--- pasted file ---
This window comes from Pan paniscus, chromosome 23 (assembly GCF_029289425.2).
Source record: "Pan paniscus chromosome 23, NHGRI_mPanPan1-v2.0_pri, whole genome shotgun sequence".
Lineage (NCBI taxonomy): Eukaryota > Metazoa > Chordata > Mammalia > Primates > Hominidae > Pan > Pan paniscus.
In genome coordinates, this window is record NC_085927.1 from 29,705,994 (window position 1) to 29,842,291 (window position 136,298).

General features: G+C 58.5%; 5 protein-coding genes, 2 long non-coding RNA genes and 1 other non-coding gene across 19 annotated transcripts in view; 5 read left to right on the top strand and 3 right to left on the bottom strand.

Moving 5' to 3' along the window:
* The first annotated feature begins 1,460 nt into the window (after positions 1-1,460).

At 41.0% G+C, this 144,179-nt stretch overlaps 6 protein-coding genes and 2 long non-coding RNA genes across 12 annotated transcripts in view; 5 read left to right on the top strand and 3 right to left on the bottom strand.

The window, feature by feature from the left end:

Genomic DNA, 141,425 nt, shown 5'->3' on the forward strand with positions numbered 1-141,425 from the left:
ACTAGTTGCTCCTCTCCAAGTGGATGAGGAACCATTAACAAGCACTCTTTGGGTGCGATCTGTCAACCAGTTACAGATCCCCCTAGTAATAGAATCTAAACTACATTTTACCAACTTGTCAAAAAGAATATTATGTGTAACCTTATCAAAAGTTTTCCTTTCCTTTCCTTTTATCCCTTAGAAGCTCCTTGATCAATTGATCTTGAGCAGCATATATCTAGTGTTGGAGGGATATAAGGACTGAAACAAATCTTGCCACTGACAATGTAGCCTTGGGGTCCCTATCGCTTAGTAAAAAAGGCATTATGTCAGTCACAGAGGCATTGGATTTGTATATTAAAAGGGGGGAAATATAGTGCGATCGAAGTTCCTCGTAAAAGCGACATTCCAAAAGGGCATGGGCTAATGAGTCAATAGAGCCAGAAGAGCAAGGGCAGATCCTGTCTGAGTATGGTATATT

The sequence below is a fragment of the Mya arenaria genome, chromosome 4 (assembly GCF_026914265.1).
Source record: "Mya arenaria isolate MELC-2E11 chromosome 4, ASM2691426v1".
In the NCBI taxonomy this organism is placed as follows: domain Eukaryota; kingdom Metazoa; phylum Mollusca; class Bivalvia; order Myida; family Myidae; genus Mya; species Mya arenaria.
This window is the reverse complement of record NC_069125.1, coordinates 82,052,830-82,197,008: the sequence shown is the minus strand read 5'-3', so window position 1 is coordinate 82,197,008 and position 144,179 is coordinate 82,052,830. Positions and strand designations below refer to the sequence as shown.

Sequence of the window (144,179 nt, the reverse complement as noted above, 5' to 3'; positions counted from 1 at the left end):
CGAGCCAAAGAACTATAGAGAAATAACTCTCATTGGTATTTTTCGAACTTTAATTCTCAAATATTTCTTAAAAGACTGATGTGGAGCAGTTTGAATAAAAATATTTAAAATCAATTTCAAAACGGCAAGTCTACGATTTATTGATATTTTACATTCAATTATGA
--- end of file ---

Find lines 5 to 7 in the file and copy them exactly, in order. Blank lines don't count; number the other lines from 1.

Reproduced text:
General features: G+C 58.5%; 5 protein-coding genes, 2 long non-coding RNA genes and 1 other non-coding gene across 19 annotated transcripts in view; 5 read left to right on the top strand and 3 right to left on the bottom strand.

Moving 5' to 3' along the window:
* The first annotated feature begins 1,460 nt into the window (after positions 1-1,460).